Thomas Ferebee, a bombadier for the United States Army, was the man who dropped the atomic bomb on Hiroshima. His commanding officer was the pilot of the Enola Gay, Paul Tibbets. Tibbets and Ferebee were part of the XXI Bomber Command, directed by Curtis LeMay. LeMay planned and executed the atomic bombings at the behest of Secretary of War Henry L. Stimson and President Harry Truman.

Kengo Nikawa died on August 22nd, 1945 because of the bombing. This is his pocket watch.

We will never know the names of many of the 140,000 other residents of Hiroshima who were killed by the bombing. We have only estimates because the Japanese government was in a shambles by this point in the war, and countless records, of those that were successfully kept, were consumed by the flames, along with the people whose lives they recorded.

Three days later, on August 9, 1945, CBS broadcast a recorded address by President Harry S. Truman about the atomic bombing. It was broadcast on the same day that the U.S. government sent bombers to incinerate a second city, Nagasaki, with atomic weapons. Here is what Truman said:

Here's Harry S. Truman, looking awfully proud of his damn self.

Harry S. Truman, August 9, 1945.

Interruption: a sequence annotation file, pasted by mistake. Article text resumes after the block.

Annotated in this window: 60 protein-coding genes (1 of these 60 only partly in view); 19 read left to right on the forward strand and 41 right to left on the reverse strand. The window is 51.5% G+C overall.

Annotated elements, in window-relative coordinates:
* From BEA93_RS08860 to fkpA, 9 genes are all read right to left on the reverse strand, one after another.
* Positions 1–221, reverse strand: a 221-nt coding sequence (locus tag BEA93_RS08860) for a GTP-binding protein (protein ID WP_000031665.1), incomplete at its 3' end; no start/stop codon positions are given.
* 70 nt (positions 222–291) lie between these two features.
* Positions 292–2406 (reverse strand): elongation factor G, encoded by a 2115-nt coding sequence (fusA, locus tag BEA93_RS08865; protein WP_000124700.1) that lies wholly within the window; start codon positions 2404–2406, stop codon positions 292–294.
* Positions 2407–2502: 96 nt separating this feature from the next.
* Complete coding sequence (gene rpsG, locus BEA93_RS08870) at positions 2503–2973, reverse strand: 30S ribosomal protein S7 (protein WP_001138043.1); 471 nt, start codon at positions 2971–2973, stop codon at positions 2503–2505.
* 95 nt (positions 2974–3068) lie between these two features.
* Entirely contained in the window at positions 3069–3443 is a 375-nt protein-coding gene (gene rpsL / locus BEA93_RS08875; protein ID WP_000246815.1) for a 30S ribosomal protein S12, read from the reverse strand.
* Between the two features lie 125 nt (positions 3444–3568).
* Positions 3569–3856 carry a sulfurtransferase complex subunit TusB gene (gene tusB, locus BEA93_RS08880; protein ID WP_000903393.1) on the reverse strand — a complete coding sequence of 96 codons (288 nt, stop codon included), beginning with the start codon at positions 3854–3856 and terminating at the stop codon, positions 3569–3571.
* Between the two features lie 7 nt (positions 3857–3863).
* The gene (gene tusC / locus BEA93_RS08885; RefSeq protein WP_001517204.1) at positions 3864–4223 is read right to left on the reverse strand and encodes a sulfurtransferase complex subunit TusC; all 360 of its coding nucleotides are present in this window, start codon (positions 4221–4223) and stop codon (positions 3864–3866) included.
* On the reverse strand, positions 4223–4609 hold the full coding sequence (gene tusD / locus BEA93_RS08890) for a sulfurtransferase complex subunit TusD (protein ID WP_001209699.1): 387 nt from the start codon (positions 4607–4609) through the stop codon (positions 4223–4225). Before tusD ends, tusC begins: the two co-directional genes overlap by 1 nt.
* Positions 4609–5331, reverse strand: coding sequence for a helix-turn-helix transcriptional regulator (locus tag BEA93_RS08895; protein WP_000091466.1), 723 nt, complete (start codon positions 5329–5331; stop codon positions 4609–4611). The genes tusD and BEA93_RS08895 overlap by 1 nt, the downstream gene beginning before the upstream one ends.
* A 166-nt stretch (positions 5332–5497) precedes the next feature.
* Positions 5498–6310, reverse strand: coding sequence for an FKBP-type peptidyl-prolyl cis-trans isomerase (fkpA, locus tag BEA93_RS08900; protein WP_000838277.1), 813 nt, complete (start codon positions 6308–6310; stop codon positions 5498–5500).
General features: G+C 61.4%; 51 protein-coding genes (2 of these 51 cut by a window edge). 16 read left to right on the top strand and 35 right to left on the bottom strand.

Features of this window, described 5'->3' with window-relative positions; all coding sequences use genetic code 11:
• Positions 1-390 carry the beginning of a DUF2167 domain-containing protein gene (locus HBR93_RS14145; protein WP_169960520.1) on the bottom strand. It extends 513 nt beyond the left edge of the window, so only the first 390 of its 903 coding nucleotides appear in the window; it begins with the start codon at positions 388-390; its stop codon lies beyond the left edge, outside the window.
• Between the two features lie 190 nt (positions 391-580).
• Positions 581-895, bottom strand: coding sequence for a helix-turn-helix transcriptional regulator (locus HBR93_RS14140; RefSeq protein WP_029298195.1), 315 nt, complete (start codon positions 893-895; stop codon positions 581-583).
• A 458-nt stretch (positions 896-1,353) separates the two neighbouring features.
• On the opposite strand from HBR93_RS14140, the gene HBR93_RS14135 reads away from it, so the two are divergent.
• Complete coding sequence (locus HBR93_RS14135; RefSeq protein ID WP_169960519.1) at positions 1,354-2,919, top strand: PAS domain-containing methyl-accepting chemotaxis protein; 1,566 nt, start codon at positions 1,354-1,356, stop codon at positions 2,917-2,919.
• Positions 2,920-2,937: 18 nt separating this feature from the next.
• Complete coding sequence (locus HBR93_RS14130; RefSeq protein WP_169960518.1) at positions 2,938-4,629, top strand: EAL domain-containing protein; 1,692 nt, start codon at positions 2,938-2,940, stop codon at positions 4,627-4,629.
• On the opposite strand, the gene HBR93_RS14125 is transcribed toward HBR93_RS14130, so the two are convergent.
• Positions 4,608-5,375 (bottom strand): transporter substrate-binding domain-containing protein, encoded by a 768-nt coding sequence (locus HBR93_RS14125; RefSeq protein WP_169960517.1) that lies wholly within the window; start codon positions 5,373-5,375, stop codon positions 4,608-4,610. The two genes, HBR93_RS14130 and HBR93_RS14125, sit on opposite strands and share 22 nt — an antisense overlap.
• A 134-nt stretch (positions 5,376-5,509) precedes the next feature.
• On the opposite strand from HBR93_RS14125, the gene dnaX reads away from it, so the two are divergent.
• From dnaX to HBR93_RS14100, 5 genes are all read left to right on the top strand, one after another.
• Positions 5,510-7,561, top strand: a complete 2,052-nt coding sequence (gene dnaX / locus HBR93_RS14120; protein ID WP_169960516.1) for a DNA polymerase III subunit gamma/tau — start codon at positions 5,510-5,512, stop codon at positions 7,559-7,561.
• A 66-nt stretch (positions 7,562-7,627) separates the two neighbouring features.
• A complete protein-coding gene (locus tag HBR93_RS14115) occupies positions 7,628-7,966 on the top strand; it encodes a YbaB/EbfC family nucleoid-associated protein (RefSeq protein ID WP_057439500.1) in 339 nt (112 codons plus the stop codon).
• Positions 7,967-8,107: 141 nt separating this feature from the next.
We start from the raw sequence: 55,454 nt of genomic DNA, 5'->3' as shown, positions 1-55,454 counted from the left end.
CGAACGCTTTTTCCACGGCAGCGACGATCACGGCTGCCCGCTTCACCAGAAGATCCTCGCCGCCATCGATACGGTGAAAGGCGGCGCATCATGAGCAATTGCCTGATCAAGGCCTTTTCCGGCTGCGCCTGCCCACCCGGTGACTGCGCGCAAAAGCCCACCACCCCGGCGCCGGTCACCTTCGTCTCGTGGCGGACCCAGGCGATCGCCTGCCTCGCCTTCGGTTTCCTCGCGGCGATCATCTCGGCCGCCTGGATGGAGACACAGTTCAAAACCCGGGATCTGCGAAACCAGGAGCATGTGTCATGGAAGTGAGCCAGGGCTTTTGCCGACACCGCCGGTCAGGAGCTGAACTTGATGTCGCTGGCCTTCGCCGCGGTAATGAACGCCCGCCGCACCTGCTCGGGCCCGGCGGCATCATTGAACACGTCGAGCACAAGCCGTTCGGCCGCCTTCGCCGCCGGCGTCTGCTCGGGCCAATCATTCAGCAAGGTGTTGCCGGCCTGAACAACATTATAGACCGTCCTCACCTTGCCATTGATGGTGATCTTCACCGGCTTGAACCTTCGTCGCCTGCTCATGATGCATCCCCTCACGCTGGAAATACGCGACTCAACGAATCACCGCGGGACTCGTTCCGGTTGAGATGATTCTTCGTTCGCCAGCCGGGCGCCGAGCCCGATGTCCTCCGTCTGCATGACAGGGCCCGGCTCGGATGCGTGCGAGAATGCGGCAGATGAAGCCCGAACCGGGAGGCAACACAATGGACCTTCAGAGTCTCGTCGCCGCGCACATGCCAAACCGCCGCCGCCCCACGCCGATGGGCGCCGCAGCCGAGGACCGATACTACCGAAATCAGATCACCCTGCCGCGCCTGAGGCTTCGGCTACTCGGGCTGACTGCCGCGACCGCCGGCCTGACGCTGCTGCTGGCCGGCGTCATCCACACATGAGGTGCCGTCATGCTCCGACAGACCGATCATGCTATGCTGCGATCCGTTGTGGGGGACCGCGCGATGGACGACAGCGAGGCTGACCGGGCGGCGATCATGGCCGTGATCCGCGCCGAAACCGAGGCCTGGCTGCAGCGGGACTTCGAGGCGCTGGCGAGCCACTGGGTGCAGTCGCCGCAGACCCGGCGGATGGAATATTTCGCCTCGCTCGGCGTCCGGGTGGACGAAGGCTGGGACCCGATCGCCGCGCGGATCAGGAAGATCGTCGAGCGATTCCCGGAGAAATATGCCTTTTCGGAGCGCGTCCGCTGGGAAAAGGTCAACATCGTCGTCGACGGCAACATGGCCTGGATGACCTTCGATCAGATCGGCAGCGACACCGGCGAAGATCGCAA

We won the race of discovery against the Germans….

In his radio address on August 9, Truman disingenuously described Hiroshima, a port city of a quarter million people, as a military base, and then he said, That was because we wished in this first attack to avoid, insofar as possible, the killing of civilians. The bomb was dropped on the city center, over a hospital, far away from military installations.

It is worth remembering that the atomic bombing of the Hiroshima city center — the first use of atomic weapons against human targets in the history of the world — a bombing in which the United States government’s forces deliberately targeted a civilian center — a bombing that the United States government carried out with the explicit intention of obliterating an entire city in seconds, in order to break enemy morale — an attack in which that government’s forces turned weapons on civilians that destroyed 90% of an industrial metropolis, and killed between a third and a half of all the people living in it — was, and remains, the deadliest act of terrorism in the history of the world.

See also:

The audio clip above is from a recording of President Harry S. Truman’s radio report on the Potsdam conference, recorded by CBS on August 9, 1945 in the White House. The song linked to above is a recording of Oppenheimer (1997), by the British composer Jocelyn Pook. The voice that you hear at the beginning is Robert Oppenheimer, in an interview many years after the war, talking about his thoughts at the Trinity test, the first explosion of an atomic bomb in the history of the world, on July 16th, 1945.

OC OTC

Of course birth control should be available over-the-counter.

Shared Article from Change.org

Food and Drug Administration: Tell the FDA to Permit Over The Co…